Are you over 40 and wondering if it’s too late for a career change?
The answer is a big, loud NO!
During COVID, unemployment rose while some industries fell completely (poor tourism). As a result, there’s been a common trend: big careers changes or – the latest term – ‘career pivots’. Career changes or pivots were not unheard of before COVID, but the extent of the pandemics disruption to our daily lives has encouraged people to take bold leaps they might not have otherwise.
So if you’re:
- Unemployed or disengaged from your current job and want to try something new
- Working or trained in an industry that’s now struggling due to the pandemic
- Dreading getting up in the morning because you have to go to a job you dislike (strongly)
…a career change could be just as good as a holiday. Here’s some advice on how to do it.
Explore first, then test cheaply
The first thing to do if you’re thinking about making a career pivot is researching the job, industry or field you’re interested in. Don’t get too bogged down in it, but find out what’s involved.
It’s a good sign if you get excited and motivated while researching, and it’s likely worth ‘testing’ to see if it’s right for you and your skillset. We recommend ‘testing’ cheaply before making big or costly commitments and/or investments so that you can be sure it’s going to be worth it.
For example: could you try an internship? Or do a week of work experience to see if it really is the field for you? Most businesses won’t say no to a free helping hand! (An internship or work experience might be something we can help with, too.)
Decide what’s best for you
Only you know what you want. Once you’ve done your research and gotten a feel for the industry, do a ‘gut check’ to make sure that this is something you want.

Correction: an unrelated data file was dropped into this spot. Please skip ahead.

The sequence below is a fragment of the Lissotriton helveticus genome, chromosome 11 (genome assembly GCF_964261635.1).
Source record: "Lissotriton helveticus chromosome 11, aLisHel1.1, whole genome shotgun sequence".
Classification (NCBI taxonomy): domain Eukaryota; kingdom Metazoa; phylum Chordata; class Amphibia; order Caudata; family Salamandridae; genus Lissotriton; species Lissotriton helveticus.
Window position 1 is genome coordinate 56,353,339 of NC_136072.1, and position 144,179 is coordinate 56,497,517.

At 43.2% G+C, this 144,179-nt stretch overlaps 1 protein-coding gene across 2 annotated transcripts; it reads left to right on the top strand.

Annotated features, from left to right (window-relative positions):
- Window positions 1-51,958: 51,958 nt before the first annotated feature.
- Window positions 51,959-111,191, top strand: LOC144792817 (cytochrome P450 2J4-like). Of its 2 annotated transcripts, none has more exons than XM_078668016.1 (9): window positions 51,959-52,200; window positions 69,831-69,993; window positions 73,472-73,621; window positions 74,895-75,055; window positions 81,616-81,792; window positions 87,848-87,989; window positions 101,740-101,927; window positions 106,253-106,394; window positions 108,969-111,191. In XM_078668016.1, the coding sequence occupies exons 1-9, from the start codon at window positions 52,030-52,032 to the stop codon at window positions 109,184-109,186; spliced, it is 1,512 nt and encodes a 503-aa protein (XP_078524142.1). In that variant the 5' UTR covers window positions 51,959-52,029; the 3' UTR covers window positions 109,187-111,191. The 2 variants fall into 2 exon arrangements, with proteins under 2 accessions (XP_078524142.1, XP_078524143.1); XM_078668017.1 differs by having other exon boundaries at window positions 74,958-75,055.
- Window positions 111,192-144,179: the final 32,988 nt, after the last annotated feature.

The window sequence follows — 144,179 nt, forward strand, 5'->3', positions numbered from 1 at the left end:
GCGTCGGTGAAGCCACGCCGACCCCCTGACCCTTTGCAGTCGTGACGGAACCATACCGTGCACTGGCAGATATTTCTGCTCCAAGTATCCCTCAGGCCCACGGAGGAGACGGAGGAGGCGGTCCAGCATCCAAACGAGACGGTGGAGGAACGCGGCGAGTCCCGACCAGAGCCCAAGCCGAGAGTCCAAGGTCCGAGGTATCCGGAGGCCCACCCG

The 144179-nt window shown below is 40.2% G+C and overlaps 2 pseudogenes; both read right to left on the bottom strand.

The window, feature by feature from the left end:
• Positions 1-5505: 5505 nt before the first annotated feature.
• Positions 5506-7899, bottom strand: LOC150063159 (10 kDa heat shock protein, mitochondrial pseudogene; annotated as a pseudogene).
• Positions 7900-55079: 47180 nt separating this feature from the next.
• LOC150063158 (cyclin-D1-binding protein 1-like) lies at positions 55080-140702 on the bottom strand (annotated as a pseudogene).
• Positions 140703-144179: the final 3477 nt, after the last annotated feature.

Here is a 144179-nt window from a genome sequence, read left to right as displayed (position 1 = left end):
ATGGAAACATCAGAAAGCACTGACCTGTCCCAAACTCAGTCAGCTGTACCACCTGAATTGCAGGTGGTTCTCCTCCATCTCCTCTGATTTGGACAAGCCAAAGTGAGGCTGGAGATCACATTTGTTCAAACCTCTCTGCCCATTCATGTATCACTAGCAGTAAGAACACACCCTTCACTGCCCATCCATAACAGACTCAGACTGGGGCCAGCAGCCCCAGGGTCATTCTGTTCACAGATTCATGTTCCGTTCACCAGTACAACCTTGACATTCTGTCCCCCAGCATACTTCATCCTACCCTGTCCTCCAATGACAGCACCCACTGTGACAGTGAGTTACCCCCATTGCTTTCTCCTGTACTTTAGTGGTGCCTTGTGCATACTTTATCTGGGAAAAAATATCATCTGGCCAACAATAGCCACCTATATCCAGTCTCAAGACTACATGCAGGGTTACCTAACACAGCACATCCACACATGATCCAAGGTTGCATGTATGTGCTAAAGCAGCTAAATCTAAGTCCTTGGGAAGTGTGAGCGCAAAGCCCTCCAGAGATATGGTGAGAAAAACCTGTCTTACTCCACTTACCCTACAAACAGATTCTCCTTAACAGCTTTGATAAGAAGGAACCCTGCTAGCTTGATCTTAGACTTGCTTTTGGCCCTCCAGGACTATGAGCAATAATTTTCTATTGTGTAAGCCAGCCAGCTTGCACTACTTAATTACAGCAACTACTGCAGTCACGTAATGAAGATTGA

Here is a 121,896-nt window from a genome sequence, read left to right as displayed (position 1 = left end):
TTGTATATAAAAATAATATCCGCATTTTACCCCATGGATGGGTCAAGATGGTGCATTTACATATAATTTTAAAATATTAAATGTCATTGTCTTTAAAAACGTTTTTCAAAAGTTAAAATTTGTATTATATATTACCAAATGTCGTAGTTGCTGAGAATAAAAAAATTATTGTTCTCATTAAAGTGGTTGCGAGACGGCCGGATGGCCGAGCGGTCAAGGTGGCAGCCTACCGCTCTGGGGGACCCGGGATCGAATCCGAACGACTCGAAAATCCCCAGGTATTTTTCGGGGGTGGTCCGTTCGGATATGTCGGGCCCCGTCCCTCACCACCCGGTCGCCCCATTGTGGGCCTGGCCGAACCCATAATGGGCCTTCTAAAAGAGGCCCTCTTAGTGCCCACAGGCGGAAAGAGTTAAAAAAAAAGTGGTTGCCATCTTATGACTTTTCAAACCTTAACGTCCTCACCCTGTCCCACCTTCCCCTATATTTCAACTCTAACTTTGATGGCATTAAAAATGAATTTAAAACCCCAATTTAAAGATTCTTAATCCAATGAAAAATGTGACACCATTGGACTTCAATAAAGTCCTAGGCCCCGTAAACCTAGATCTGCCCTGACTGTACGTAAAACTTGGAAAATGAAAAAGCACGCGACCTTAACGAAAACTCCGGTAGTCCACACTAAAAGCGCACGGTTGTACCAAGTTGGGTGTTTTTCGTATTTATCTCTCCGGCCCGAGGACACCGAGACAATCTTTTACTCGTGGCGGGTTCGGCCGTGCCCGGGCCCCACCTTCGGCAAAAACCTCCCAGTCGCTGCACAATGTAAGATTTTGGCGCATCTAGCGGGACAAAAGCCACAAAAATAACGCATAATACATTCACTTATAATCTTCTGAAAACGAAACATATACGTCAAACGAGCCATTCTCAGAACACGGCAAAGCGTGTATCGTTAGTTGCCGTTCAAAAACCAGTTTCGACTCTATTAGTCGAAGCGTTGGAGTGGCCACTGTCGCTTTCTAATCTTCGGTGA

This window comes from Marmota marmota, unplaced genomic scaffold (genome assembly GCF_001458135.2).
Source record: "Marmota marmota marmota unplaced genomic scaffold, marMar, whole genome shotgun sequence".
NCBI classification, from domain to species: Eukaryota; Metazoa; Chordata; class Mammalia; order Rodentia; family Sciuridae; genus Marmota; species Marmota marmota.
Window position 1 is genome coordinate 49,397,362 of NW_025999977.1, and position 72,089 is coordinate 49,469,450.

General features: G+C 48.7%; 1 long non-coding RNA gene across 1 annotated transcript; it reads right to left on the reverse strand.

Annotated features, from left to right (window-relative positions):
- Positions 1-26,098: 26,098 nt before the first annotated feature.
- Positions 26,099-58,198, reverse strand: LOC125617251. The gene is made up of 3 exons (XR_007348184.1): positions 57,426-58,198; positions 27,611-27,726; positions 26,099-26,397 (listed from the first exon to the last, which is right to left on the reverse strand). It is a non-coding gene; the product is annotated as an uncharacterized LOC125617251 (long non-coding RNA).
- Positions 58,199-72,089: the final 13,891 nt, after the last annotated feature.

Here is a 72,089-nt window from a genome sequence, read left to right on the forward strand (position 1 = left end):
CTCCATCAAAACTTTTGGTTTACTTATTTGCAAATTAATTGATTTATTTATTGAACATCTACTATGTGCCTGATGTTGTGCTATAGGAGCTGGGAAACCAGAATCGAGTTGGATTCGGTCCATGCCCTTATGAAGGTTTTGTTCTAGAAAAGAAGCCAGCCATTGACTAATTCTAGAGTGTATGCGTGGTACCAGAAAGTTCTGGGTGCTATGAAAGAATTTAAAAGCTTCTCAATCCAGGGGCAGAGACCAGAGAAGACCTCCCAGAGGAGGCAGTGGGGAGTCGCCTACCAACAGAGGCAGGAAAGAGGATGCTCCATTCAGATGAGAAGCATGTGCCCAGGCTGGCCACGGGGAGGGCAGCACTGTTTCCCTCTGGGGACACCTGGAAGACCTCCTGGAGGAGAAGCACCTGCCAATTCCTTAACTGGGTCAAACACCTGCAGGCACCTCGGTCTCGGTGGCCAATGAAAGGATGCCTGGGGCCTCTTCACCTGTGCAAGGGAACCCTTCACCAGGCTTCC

If it is, great! Get started.
If it’s not, that’s fine too – head back to the drawing board. This time you have an advantage as you know what you don’t want. (Knowing what you don’t want can be just as helpful as knowing what you do.)
Take a ‘skills inventory’
Do an ‘inventory’ to find out what transferable skills you already have, as well as identify the skills you might need to develop. You may also need to learn some specific programs or technology too – but don’t fret! It’s very easy to learn an array of programs online.
If you’re not sure what skills are needed, have a look at position descriptions for the types of jobs you’d like. Job ads will list the skills and experience they expect. (Ignore the ‘years of experience’, and focus on the ‘skills’ part.)
Create a plan
Once you know what skills you need, you can start to find courses and training. If you need to keep working at your current job while training, search for online courses that allow you to complete them at any time or offer night classes.
Create a bit of a plan for what you need to learn and when the course or training program is available so you can work out what steps you need to take. If it’s the experience that you need, create a list of some businesses you could reach out to and map out a plan for the best way to get your foot in the door.
It could be worth chatting to someone in the industry (if you haven’t already) about what would be helpful.
Our Job Coaches can also help you find training opportunities and come up with a roadmap – just reach out to us to have a chat about how we work together.
Need some inspiration?
If you don’t believe us that age is no barrier, here are 14 household names that didn’t have success until later in life:
- The Fishers started The Gap in their forties.
- Alan Rickman got his big break at 42 years old.
- Viola Davis got her big break at 43 years old.
- Henry Ford was 45 years old when the Ford T came out.
- Suzanne Collins was 50 years old when she wrote “The Hunger Games”.
- Leonardo Da Vinci was 51 years old when he painted the Mona Lisa.
- Ray Kroc was 53 years old when he bought the McDonalds Franchise and took it to unprecedented levels.
- Dr. Seuss was 54 years old when he wrote “The Cat in the Hat”.
- Judy Dench was in her sixties when her film career took off.
- Colonel Harland Sanders was 61 years old when he started the KFC Franchise.
- J.R.R Tolkien was 62 years old when the Lord of the Ring books came out
- Laura Ingalls Wilder published her first book, which became “Little House on the Prarie”, when she was 65 years old.
- Nelson Mandela was 76 when he became President.
- Sir Tom Moore was 100 years old when he raised £33m for NHS charities and was knighted for his efforts and service.